Local and non-local ping examples

$ ping -c 2 -i 2 google.com
PING google.com ( 56 data bytes
64 bytes from icmp_seq=0 ttl=237 time=43.861 ms
64 bytes from icmp_seq=1 ttl=237 time=36.956 ms

--- google.com ping statistics ---
2 packets transmitted, 2 packets received, 0% packet loss
round-trip min/avg/max = 36.956/40.408/43.861 ms

$ ping
PING ( 56 data bytes
64 bytes from icmp_seq=0 ttl=255 time=4.64 ms
64 bytes from icmp_seq=1 ttl=255 time=2.176 ms
--- ping statistics ---
2 packets transmitted, 2 packets received, 0% packet loss
round-trip min/avg/max = 2.176/3.408/4.64 ms

The ifconfig utility

Network interfaces are configured with the tool ifconfig. Usually this is run as part of the initialization process, but interfaces may be modified and tuned later, in some cases (especially for debugging). If run with no switches, ifconfig displays the current status. You may use the forms ifconfig <interface> up and ifconfig <interface> down to start and stop network interfaces. Some other switches change the display or limit the display to specific interfaces. See man ifconfig for more details.

An informational display might look something like:

Using ifconfig to examine network interfaces

$ ifconfig
eth0  Link encap:Ethernet  HWaddr 00:12:F0:21:4C:F8
      inet addr:  Bcast:  Mask:
      inet6 addr: fe80::212:f0ff:fe21:4cf8/64 Scope:Link
      RX packets:540 errors:0 dropped:0 overruns:0 frame:0
      TX packets:233 errors:0 dropped:0 overruns:0 carrier:1
      collisions:0 txqueuelen:1000
      RX bytes:49600 (48.4 KiB)  TX bytes:42067 (41.0 KiB)
      Interrupt:21 Base address:0xc000 Memory:ffcfe000-ffcfefff

ppp0  Link encap:Point-Point Protocol
      inet addr:  P-t-P: Mask:
      RX packets:0 errors:0 dropped:0 overruns:0
      TX packets:0 errors:0 dropped:0 overruns:0

lo    Link encap:Local Loopback
      inet addr:  Mask:
      inet6 addr: ::1/128 Scope:Host
      UP LOOPBACK RUNNING  MTU:16436  Metric:1
      RX packets:4043 errors:0 dropped:0 overruns:0 frame:0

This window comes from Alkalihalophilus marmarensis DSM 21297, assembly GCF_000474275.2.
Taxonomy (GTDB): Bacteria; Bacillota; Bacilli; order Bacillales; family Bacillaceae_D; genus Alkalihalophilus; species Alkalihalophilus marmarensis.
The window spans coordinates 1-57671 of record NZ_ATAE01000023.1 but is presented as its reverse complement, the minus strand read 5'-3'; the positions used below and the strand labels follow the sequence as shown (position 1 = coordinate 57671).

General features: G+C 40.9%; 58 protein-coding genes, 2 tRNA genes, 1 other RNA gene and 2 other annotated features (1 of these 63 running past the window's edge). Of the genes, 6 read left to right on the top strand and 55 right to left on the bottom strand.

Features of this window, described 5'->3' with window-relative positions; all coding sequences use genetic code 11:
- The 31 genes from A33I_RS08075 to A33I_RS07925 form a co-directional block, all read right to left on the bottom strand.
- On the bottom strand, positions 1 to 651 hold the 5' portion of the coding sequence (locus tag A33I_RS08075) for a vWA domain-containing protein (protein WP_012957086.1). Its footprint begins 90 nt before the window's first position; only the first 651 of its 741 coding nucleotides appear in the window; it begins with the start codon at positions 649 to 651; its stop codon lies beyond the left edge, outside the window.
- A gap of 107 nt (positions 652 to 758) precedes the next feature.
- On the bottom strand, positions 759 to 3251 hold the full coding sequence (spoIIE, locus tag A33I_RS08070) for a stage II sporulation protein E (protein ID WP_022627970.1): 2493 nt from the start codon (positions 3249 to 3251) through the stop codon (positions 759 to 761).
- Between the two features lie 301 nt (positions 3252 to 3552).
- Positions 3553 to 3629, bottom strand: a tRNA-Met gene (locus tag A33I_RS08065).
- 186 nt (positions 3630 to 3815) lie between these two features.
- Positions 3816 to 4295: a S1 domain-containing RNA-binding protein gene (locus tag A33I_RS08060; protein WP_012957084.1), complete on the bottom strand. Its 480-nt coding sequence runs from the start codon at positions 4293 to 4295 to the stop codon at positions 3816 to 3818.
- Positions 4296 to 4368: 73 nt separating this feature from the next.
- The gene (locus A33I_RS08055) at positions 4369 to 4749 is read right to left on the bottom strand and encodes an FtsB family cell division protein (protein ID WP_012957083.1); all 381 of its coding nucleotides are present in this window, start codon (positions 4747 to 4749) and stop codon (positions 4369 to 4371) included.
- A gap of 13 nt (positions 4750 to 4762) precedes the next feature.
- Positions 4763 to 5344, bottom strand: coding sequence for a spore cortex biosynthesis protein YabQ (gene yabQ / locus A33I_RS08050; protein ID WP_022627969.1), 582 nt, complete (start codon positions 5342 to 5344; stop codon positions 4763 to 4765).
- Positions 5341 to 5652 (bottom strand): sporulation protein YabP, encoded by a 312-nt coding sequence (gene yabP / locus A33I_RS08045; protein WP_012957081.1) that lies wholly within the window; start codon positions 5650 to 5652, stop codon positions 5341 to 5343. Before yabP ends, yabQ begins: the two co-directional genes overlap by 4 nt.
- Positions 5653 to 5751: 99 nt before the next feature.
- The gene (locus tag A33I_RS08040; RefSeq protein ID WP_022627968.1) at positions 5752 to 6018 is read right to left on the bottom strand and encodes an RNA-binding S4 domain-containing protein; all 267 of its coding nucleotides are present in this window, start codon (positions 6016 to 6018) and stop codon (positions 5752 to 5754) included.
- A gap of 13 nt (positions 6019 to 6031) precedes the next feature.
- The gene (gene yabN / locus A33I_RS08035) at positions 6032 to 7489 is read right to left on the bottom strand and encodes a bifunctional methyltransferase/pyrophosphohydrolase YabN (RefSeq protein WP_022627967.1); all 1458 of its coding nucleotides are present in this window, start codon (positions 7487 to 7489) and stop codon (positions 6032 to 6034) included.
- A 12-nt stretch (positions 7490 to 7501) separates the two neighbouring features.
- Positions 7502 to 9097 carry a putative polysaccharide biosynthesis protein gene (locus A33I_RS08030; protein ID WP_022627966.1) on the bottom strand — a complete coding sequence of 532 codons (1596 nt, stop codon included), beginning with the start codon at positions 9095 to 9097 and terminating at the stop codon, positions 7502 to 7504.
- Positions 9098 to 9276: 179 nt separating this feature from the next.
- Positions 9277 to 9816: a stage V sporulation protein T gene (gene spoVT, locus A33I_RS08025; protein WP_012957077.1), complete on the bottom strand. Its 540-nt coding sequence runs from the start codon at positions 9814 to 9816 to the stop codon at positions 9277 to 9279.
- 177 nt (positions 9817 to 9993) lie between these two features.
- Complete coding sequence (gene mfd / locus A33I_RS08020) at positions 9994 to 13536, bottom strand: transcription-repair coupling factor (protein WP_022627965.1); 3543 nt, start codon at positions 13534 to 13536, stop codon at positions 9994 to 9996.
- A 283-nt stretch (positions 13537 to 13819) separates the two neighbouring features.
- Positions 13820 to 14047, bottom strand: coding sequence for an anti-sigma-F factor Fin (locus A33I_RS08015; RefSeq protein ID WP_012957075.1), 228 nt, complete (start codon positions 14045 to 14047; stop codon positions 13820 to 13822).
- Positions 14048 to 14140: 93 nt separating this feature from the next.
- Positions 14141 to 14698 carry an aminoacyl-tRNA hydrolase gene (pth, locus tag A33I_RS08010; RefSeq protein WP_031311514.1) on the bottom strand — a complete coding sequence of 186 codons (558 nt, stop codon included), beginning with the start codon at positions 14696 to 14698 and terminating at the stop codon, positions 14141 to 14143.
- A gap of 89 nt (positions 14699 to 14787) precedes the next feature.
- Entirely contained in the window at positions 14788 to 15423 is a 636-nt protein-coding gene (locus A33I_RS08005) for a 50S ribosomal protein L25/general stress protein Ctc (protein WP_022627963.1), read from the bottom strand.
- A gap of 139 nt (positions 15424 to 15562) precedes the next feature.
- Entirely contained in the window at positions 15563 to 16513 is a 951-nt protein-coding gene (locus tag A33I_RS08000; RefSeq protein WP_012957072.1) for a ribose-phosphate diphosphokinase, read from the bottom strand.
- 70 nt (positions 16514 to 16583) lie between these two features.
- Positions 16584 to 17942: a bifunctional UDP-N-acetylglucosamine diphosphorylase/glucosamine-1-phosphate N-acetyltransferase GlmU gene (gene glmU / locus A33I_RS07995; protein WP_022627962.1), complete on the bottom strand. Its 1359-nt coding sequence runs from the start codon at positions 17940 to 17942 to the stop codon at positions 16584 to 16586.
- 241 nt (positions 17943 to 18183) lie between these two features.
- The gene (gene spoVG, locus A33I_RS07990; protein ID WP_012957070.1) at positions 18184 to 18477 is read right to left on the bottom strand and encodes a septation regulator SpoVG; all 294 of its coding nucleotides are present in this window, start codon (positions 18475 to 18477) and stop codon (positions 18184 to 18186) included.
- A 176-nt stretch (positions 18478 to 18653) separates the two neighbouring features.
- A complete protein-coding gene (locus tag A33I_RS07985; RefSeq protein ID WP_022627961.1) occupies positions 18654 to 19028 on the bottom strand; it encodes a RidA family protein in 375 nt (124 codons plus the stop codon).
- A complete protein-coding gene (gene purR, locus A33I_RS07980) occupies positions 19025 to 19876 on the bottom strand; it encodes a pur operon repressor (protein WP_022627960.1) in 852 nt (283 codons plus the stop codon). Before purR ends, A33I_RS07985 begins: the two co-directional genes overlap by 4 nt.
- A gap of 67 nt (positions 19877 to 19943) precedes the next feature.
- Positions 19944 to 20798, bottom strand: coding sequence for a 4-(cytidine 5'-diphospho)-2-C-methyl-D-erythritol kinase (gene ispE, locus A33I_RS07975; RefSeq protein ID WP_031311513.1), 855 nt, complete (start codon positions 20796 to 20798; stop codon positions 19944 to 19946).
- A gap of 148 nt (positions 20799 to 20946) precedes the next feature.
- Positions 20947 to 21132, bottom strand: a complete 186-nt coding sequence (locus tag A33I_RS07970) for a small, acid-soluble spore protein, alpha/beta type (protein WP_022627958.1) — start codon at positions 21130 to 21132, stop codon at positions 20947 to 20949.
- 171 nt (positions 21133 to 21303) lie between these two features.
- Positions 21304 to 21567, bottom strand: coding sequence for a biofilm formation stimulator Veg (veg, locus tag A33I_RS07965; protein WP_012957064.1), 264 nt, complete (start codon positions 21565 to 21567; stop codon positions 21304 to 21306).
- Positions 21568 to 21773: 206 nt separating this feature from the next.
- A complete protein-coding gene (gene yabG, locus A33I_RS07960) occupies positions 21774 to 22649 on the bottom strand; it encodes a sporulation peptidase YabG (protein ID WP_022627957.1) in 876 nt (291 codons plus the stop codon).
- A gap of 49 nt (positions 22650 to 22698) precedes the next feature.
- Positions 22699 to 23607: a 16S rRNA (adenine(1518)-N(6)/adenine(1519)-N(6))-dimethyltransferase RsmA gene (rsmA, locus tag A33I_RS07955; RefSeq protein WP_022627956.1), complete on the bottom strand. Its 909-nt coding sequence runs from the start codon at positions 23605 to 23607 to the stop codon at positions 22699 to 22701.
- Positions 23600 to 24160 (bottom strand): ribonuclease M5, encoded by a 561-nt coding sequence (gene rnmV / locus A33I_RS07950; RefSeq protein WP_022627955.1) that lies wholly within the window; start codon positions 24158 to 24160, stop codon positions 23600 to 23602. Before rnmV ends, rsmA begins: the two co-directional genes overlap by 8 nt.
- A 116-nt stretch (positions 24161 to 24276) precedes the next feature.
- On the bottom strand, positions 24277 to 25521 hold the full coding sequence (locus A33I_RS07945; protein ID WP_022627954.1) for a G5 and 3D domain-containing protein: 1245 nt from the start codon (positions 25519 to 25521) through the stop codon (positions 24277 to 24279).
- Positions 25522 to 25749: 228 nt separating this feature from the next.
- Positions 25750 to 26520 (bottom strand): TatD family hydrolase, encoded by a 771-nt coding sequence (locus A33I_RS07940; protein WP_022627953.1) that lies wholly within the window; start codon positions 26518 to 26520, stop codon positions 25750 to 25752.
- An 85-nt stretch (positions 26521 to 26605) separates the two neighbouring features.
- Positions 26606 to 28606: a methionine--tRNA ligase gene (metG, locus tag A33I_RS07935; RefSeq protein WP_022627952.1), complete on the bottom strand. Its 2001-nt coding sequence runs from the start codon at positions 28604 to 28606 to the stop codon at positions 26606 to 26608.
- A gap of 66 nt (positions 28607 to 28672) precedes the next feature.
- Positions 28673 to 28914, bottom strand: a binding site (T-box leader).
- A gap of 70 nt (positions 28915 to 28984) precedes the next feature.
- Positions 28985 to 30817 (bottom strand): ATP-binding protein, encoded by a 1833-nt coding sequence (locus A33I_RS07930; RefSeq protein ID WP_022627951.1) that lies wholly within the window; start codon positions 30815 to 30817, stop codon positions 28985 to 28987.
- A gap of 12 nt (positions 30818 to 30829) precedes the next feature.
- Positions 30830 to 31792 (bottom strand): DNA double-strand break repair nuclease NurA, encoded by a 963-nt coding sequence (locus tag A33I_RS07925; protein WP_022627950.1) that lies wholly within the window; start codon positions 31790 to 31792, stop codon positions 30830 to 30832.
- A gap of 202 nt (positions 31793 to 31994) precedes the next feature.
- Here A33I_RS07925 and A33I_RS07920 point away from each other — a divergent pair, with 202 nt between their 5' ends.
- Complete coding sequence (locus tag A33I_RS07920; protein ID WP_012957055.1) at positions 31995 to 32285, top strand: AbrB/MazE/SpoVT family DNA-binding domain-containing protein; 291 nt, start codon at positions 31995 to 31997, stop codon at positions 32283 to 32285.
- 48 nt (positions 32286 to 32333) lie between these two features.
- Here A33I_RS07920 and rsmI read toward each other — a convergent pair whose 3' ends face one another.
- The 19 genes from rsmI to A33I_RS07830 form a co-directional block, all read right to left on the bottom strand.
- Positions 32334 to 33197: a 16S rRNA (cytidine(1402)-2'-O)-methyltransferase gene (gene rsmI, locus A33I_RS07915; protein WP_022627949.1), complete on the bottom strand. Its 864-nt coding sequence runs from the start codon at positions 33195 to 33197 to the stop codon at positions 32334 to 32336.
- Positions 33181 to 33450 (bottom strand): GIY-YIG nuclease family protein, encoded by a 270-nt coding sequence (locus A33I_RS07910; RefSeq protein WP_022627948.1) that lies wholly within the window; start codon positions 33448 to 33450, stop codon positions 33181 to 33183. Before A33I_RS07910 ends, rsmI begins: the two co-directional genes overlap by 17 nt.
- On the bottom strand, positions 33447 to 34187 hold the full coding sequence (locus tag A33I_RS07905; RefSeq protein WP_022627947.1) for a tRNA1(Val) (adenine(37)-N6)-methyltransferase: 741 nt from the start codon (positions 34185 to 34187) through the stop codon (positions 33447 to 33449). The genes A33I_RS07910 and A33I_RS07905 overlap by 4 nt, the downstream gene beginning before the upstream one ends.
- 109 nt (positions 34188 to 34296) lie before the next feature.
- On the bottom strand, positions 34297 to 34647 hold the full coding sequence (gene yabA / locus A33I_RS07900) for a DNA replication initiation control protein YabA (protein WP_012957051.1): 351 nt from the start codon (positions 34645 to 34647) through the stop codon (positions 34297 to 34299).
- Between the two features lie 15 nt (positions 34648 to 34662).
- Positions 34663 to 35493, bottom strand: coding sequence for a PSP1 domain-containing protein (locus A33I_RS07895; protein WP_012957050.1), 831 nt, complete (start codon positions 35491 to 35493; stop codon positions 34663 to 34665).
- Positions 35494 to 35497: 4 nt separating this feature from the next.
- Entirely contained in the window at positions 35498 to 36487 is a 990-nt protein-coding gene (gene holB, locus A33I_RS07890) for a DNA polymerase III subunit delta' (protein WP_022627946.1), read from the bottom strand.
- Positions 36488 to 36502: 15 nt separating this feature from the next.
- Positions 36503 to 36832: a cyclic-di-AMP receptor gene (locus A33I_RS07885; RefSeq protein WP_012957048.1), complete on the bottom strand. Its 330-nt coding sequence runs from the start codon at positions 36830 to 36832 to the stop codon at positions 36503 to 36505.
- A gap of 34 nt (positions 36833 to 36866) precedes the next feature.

TX packets:4043 errors:0 dropped:0 overruns:0 carrier:0
      collisions:0 txqueuelen:0
      RX bytes:368044 (359.4 KiB)  TX bytes:368044 (359.4 KiB)

In this display, two networks are configured, one on ethernet, one on PPP (plus the local loopback). In other case, you might have multiple ethernet interfaces configured, or other interface types. If so, the system is called multi-homed.

The netstat utility

With Linux utilities, there tends to be a fair overlap in functionality. The tool netstat displays information that may also be provided by several utilities, such as ifconfig and route. You may also find extensive general statistics on network activity. For example:

Network statistics report

$ netstat -s
    12317 total packets received
    0 forwarded
    0 incoming packets discarded
    12255 incoming packets delivered
    11978 requests sent out
    1 ICMP messages received
    0 input ICMP message failed.
    ICMP input histogram:
        echo replies: 1
    0 ICMP messages sent
    0 ICMP messages failed
    ICMP output histogram:
    7 active connections openings
    5 passive connection openings
    0 failed connection attempts
    0 connection resets received
    3 connections established
    11987 segments received
    11885 segments send out
    0 segments retransmited
    0 bad segments received.
    3 resets sent
    101 packets received
    0 packets to unknown port received.
    0 packet receive errors
    92 packets sent
    1 TCP sockets finished time wait in fast timer
    1490 delayed acks sent
    Quick ack mode was activated 5 times
    3632 packets directly queued to recvmsg prequeue.
    126114 of bytes directly received from backlog
    161977 of bytes directly received from prequeue
    1751 packet headers predicted
    3469 packets header predicted and directly queued to user
    17 acknowledgments not containing data received
    4696 predicted acknowledgments
    0 TCP data loss events

Other utilties: tcpdump, lsof, nc (netcat)

There are several other utilities you should be aware of for network configuration. As usual, their respective manpages contain full usage information. Detailed discussion of these is contained later in this tutorial series, in Topic 214: Network Troubleshooting.

tcpdump lets you monitor all the packets that pass through network interfaces, optionally limited to particular interfaces or filtered on various criteria. Often saving this packet summary information, then filtering or summarizing it with text processing tools, is useful for debugging network problem. For example, you can examing packets communicated with a particular remote host.

lsof lists open files on a running Linux system. But in particular, you may use the lsof -i option to examine only the pseudo-files for a particular IP connection, or for network connections in general. E.g.:

$ lsof -i
vino-serv 7812  dqm   33u  IPv4  12824
        TCP *:5900 (LISTEN)
gnome-cup 7832  dqm   18u  IPv4  12865
        TCP localhost.localdomain:32771->localhost.localdomain:ipp (ESTABLISHED)
telnet    8909  dqm    3u  IPv4  15771

nc and netcat are aliases. netcat is a simple unix utility which reads and writes data across network connections, using TCP or UDP protocol. It is a "back-end" tool that can be used directly or driven by other programs and scripts. In many respects netcat is similar to telnet, but it is more versatile in allowing UDP interaction, and sending unfiltered binary data.